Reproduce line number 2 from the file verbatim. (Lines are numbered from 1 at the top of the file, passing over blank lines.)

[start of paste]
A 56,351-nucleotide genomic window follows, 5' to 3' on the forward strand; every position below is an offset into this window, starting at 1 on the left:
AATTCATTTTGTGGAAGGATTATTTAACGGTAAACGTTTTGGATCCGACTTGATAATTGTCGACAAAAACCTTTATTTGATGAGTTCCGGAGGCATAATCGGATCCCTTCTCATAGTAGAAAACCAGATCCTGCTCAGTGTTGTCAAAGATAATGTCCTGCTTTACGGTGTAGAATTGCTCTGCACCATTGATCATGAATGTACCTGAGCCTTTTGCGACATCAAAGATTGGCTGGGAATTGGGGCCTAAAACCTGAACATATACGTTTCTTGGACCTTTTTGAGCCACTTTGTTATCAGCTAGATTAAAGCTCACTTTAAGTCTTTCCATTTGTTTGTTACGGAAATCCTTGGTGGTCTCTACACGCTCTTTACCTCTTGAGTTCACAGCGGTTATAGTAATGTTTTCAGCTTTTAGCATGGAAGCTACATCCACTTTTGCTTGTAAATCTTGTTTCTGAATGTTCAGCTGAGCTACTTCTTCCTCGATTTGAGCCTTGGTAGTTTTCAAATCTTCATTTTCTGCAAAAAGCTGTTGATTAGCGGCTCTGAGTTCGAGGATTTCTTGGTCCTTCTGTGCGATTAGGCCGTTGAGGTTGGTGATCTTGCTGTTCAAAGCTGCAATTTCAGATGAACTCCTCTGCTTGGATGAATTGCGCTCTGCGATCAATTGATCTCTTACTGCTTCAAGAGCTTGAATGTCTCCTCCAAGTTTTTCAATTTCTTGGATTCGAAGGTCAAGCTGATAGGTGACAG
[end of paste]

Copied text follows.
AATTCATTTTGTGGAAGGATTATTTAACGGTAAACGTTTTGGATCCGACTTGATAATTGTCGACAAAAACCTTTATTTGATGAGTTCCGGAGGCATAATCGGATCCCTTCTCATAGTAGAAAACCAGATCCTGCTCAGTGTTGTCAAAGATAATGTCCTGCTTTACGGTGTAGAATTGCTCTGCACCATTGATCATGAATGTACCTGAGCCTTTTGCGACATCAAAGATTGGCTGGGAATTGGGGCCTAAAACCTGAACATATACGTTTCTTGGACCTTTTTGAGCCACTTTGTTATCAGCTAGATTAAAGCTCACTTTAAGTCTTTCCATTTGTTTGTTACGGAAATCCTTGGTGGTCTCTACACGCTCTTTACCTCTTGAGTTCACAGCGGTTATAGTAATGTTTTCAGCTTTTAGCATGGAAGCTACATCCACTTTTGCTTGTAAATCTTGTTTCTGAATGTTCAGCTGAGCTACTTCTTCCTCGATTTGAGCCTTGGTAGTTTTCAAATCTTCATTTTCTGCAAAAAGCTGTTGATTAGCGGCTCTGAGTTCGAGGATTTCTTGGTCCTTCTGTGCGATTAGGCCGTTGAGGTTGGTGATCTTGCTGTTCAAAGCTGCAATTTCAGATGAACTCCTCTGCTTGGATGAATTGCGCTCTGCGATCAATTGATCTCTTACTGCTTCAAGAGCTTGAATGTCTCCTCCAAGTTTTTCAATTTCTTGGATTCGAAGGTCAAGCTGATAGGTGACAG